I recently spoke to Bradford Young, ASC, one of the most recent additions to the Society’s roster. His assured work in A Most Violent Year was very impressive. His other credits include Selma, Ain’t Them Bodies Saints and Pariah.
Bradford traces his earliest interest in the arts and image making in part to coffee-table books in his grandparents’ living room. His grandparents ran a funeral home, and they collected art. The dwelling and place of business had a carefully designed aesthetic, and the people who worked there — embalmers, organists — were creative, he says.
“I came from 120 years of morticians, and our generation gave birth to a couple of artists in the family,” says Bradford. “It was an artistic climate. I wasn’t a big reader as a kid, but if I did have a book, I always turned to the middle section of it to find the pictures. I was into images early on, and that’s my source of inspiration. The artist Roy DeCarava really blew my mind. My grandparents had a book of his, and it just spoke to me. I continue to be challenged by the work he did as a photographer.”
DeCarava, who died in 2009, was the first African-American photographer to win a Guggenheim Fellowship, and in 2006 he was awarded the National Medal of Arts. He produced five major books, including The Sound I Saw and The Sweet Flypaper of Life, the latter with Langston Hughes.
When Bradford arrived at Howard University in Washington, D.C., he joined a film society and was soon connecting with films like Andrei Tarkovsky’s The Sacrifice and Nostalgia. Around that time, he got serious about cameras. “Those films really got in my bones,” he says. “I felt like the imagery was everything I would want my cinematography to be.”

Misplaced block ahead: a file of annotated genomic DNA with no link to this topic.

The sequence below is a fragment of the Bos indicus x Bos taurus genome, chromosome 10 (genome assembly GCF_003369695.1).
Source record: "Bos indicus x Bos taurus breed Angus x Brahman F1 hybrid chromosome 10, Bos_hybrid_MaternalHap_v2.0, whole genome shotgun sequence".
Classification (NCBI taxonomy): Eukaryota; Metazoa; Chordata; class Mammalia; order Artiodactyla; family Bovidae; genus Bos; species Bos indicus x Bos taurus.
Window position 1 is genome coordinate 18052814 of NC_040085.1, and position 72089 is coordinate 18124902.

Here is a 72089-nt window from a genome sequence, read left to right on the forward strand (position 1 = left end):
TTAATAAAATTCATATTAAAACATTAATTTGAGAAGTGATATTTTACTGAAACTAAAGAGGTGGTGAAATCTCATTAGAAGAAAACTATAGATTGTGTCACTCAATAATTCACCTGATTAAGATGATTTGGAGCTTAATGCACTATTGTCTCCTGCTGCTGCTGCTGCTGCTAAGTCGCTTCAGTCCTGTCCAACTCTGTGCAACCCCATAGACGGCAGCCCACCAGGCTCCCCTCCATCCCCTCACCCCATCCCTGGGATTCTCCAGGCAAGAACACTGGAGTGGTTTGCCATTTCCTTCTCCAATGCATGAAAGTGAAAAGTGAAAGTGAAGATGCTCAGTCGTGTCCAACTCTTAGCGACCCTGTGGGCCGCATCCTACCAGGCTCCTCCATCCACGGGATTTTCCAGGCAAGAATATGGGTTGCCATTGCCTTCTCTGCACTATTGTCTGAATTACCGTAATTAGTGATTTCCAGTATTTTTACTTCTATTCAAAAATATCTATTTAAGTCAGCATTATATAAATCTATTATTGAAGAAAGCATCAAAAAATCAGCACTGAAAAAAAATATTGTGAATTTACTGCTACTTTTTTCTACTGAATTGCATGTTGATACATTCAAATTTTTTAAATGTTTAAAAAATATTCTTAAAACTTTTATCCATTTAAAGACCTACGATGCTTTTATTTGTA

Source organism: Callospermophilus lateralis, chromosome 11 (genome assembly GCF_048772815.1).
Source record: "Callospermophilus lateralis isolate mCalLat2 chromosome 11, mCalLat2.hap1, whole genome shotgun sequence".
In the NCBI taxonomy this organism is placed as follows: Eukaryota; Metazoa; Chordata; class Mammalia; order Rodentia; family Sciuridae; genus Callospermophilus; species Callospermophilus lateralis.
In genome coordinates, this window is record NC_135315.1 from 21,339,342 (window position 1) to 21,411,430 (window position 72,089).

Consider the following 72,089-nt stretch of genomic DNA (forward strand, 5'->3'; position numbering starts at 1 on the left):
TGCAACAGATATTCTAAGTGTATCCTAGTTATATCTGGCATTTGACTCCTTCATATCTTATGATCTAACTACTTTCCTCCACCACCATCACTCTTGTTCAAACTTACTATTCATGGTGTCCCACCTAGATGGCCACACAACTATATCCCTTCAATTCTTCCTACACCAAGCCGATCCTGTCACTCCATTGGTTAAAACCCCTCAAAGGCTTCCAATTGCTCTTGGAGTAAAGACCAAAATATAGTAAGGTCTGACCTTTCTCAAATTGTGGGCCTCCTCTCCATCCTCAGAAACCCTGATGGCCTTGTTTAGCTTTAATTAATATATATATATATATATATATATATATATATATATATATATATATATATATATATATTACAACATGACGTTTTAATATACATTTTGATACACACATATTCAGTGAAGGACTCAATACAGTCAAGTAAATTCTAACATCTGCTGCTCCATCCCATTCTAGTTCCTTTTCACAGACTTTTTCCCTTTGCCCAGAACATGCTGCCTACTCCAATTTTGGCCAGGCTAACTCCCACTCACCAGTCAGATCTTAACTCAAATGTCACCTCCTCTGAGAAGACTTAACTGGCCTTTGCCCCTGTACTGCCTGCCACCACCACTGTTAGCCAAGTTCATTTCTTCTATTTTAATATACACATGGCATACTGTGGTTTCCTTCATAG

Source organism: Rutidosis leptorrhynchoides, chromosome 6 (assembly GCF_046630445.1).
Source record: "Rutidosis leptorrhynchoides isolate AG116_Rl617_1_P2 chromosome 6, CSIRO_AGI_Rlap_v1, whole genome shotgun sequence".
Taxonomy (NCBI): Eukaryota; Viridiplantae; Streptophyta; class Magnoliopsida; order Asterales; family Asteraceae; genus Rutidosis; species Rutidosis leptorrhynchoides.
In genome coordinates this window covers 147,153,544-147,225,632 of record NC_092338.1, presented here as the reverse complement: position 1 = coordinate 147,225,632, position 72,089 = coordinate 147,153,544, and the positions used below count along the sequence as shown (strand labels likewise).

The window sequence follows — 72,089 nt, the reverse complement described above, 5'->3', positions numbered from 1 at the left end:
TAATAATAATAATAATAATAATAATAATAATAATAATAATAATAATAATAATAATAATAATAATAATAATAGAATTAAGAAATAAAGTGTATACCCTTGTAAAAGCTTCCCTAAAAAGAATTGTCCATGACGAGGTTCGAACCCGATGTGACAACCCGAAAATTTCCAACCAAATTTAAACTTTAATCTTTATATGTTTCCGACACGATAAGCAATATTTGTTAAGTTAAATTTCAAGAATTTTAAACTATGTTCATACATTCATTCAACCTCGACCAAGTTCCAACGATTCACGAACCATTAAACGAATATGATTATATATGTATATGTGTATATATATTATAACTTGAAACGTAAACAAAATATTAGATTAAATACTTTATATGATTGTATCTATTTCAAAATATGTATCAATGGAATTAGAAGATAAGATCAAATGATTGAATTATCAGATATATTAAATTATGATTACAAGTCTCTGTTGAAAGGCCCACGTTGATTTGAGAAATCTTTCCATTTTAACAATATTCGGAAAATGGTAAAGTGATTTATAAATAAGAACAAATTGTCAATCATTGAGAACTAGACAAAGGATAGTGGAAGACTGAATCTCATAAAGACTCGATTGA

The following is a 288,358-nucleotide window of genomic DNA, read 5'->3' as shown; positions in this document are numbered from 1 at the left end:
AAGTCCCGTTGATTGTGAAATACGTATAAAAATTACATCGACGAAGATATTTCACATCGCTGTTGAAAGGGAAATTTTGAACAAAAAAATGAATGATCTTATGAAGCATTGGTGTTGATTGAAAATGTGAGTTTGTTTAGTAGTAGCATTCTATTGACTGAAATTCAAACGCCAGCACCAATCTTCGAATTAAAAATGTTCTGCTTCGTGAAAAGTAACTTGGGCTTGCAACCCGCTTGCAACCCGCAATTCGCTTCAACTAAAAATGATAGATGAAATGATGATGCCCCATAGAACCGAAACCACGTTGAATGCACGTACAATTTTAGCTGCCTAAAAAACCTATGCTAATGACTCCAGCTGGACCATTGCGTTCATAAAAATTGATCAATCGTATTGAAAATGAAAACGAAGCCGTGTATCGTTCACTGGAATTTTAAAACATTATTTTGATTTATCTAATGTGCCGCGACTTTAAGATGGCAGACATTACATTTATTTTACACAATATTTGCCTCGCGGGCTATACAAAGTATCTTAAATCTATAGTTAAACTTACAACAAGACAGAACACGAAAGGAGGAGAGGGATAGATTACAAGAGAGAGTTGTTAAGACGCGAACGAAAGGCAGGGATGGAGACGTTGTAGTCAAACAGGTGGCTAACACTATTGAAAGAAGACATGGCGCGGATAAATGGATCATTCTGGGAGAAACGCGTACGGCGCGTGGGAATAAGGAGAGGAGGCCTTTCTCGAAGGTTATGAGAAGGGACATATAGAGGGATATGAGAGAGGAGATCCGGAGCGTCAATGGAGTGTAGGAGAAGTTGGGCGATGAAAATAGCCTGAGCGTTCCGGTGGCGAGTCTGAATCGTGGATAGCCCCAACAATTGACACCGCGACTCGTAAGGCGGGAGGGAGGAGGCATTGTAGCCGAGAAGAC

Another foundation stone was laid by Haile Gerima’s moody 16mm film Ashes and Embers, about the travails of a disillusioned African-American Vietnam veteran trying to navigate urban life.
Gerima came from Ethiopia to the U.S. in 1968 to study acting and directing at the Goodman Theater in Chicago. He later earned a master’s degree in film at UCLA and became associated with the L.A. Rebellion film movement. Since 1975, he has been an influential film professor at Howard, where he founded a bookstore/film center. (Howard’s alumni include cinematographers Arthur Jafa, Malik Sayeed and Ernest Dickerson, ASC.)
“Haile was one of my professors,” says Bradford. “He wasn’t a cinematographer, but what he and Tarkovsky were doing as directors with their cinematographers just felt like something I wanted to do — it felt very alive and very aware, but it was also extremely imaginative. It felt like you were watching real life, but then there would be these experimental, surrealist moments. I said, ‘Damn, if I shoot movies, these are the kind of films I want to make.’”
Memory is Bradford’s most important ally. “I use memory as a tool in all my cinematography,” he says. “Memory is a muscle that you have to develop. I can still close my eyes and see the lighting design in my grandparents’ living room.”
Bradford says his family was patient throughout his journey to self-discovery. “As long as we didn’t hurt anyone else or ourselves, they were supportive,” he says. “My parents and grandparents aren’t around anymore, but my aunts and uncles and sisters are all very excited because there’s a new generation of artists in the family. It’s beautiful. All the elders are proud.”
Bradford is currently at work on the documentary project American Jazz Musician, and he will begin teaching at UCLA next month as the 2015-16 Kodak Cinematographer-in-Residence.